Granada massacre

    Granada massacre
    An attack by a Muslim mob that killed over a thousand Jewish families adn killed Joseph ibn Naghrela, who was the Jewish vizier of the Berber king. Out of the people who fled during the massacre were Abraham Ibn Ezra adn Rabbi Yosef Karo, who are both famous for commentating the Bible.
  • Jan 1, 1095

    The Christian Crusades begin and Jerusalem is temporarily captured

    The Christian Crusades begin and Jerusalem is temporarily captured
    The christian cursadesDespite the fact that Christians had visited the Holy land since the time of Constatine, however in the 11th century Christians were prevented from visiting the Holy Land by the Seljuk Turks who took control of Jerusalem. Before the Seljuk's had taken over the Muslims had ruled the city of Jerusalem since 638 and naturally the sudden denial by the Turks in the allowance of pilgrimages infuriated the Christians which helped lead the the Crusades.
  • Jan 1, 1290

    Edward I forces Jews from England

    Edward I forces Jews from England
    Edward expelled the Jews from their homes and kept their money and property. With the money King Edward gained from this he managed to finance his ambitions to take over Scotland and Wales. In the year 1275 Edward issued the Statute of Jewry which forced the Jewish population to pay severe taxes. This method proved to be a popular one and eventually extended the policy further.
  • Jan 1, 1300

    Judaism is formed

    Judaism is formed
    Judaism was originally founded in present day Israel and Palestine. The main figures in the Jewish religion are Isaac, Abraham, Jacob, and Moses. The Jewish people study the Torah, which is the first five books of the Hebrew Bible. The four main types of Judaism in the present are Conservative, Reform, Reconstructionist, and Orthodox.
  • Jan 1, 1334

    Casimir the Great invites persecuted Jews to Poland

    Casimir the Great invites persecuted Jews to Poland
    Originally the Polish leaders let the Jews come to Poland because they were interested in developing Polands money economy. Casimir the Great allowed the Jews into Poland a year after he ascended the throne and in doing so exempted the Jews from German law and instead put them under the laws of the Voivodes. Casimir succeded in his goal and continued to invite the Jews into Poland.
  • Jan 1, 1478

    The Spanish Inquisition

    The Spanish Inquisition
    The Spanish Inquisition, which was actually instituted by Pope Innocent III in 1216, was a religious sect that would force people to confess to acts of heresy and then recieve punishment deat to them by the Clergy. Some of the punishments included: physical abuse/turture, being thrown in the dungeons, confiscation of property, banishment from public life, and burning at the stack both with and wihtout strangulaion.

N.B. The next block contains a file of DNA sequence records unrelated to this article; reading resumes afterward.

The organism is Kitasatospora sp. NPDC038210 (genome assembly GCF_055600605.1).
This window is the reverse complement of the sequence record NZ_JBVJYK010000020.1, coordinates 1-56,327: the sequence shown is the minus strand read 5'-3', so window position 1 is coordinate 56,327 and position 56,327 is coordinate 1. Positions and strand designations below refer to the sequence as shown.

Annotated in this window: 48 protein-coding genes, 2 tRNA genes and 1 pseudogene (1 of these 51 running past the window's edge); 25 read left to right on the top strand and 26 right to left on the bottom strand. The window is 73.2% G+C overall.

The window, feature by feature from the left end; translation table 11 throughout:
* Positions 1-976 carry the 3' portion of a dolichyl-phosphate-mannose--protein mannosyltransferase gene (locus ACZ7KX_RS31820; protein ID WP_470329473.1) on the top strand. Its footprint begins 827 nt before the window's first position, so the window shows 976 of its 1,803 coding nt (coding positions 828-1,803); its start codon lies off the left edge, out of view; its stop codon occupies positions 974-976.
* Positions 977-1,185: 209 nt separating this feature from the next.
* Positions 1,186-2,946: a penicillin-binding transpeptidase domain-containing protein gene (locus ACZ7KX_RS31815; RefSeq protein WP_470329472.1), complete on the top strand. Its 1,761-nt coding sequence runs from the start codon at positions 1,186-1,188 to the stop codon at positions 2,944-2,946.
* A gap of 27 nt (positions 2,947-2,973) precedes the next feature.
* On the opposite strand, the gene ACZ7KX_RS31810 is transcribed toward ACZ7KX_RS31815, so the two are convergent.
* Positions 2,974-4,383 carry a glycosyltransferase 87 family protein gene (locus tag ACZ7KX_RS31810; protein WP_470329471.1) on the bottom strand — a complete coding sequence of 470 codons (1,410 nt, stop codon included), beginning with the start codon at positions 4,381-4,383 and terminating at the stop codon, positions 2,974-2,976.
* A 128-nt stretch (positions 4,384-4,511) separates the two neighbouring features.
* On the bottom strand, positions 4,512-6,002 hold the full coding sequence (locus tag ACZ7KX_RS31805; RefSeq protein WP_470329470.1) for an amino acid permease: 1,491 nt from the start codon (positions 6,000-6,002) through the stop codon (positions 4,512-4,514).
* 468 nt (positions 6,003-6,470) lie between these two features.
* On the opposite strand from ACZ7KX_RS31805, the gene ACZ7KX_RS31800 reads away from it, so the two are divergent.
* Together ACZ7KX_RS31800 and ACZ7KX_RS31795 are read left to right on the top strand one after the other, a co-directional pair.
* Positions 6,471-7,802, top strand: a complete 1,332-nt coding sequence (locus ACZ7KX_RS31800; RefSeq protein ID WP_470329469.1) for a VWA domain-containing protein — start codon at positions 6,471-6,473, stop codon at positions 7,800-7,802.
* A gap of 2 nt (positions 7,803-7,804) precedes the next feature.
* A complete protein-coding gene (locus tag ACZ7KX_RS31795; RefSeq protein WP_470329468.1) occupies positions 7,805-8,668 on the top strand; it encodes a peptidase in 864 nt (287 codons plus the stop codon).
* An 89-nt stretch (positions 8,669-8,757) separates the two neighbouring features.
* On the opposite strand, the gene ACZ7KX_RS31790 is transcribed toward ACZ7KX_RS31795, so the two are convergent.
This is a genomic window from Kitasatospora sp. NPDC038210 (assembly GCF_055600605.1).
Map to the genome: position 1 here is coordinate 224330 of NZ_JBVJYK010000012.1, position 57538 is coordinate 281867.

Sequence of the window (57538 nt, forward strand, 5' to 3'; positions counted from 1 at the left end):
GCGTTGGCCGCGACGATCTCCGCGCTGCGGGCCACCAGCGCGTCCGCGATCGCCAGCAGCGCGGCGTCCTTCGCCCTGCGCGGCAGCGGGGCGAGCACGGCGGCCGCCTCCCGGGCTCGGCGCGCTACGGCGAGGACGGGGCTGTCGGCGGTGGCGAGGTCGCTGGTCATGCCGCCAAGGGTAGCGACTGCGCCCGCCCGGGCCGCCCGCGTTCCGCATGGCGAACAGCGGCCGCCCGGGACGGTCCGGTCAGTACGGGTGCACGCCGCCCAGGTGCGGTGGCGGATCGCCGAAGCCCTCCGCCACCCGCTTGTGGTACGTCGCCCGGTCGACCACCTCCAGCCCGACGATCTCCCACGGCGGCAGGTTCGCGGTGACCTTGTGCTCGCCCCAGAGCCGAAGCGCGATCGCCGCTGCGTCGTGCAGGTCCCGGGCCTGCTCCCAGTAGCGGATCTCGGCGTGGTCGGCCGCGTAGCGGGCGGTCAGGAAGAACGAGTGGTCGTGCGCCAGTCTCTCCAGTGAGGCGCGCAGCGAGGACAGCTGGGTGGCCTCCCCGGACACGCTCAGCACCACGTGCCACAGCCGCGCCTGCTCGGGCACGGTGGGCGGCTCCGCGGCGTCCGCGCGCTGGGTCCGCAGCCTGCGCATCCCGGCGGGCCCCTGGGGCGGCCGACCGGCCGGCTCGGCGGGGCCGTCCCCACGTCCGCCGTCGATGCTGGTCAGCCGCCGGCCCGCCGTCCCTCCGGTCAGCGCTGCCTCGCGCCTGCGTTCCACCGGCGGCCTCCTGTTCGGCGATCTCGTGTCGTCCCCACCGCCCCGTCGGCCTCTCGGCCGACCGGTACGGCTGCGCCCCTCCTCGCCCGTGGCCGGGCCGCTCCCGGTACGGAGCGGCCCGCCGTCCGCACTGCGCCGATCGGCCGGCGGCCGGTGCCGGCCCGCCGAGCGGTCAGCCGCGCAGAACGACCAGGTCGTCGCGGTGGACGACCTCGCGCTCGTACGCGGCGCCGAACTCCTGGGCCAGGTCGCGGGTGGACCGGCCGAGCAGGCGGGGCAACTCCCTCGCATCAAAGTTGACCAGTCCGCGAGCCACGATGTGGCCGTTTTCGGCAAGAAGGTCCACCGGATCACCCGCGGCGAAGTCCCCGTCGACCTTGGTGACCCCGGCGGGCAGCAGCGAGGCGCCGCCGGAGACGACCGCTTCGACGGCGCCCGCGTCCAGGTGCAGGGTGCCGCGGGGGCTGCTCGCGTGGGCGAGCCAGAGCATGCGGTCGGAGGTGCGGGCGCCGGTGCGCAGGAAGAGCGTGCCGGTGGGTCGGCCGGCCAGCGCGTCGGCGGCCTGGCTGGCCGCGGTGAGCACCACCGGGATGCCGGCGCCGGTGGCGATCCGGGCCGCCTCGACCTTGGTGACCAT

• Jan 1, 1492

    The Alhambra Decree is passed

    The Alhambra Decree is passed
    The Alhambra Decree was a law set in place that allowed the preservation of national monuments and importnat historical documentation. This law eventually seperated the caretakers of these monuments into different groups, each one assigned to a different monument or a diferent set of documents that they were in charge of protecting and maintaining.
  • Aug 2, 1492

    Bayezid II invites expelled Jews to the Ottoman Empire

    Bayezid II invites expelled Jews to the Ottoman Empire
    The Jews were forced from their homes in Spain and were either forced to conver to Christianity or leave the country. Many Jews choose to leave and Sultan Bayazid II immidiately welcomed the Jewish people into the Ottoman Empire. It was the Edict of Queen Isabell and King Ferdinand of Spain that forced the Jews to leave the country and many arived August 2nd which was when Columbus set off to go to the New World from a port called Palos.
  • Jan 12, 1493

    Jews kicked out of Sicily

    Jews kicked out of Sicily
    When Sicily became a province of Aragon in 1412 about 37,000 Jews were forced to leave Sicily. Most never returned to Sicily. However during the 18th century Jews were once again invited to come back to Siciily. Only a few in extremely small numbers actually returned to Sicily, most stayed where they had moved after being kicked out.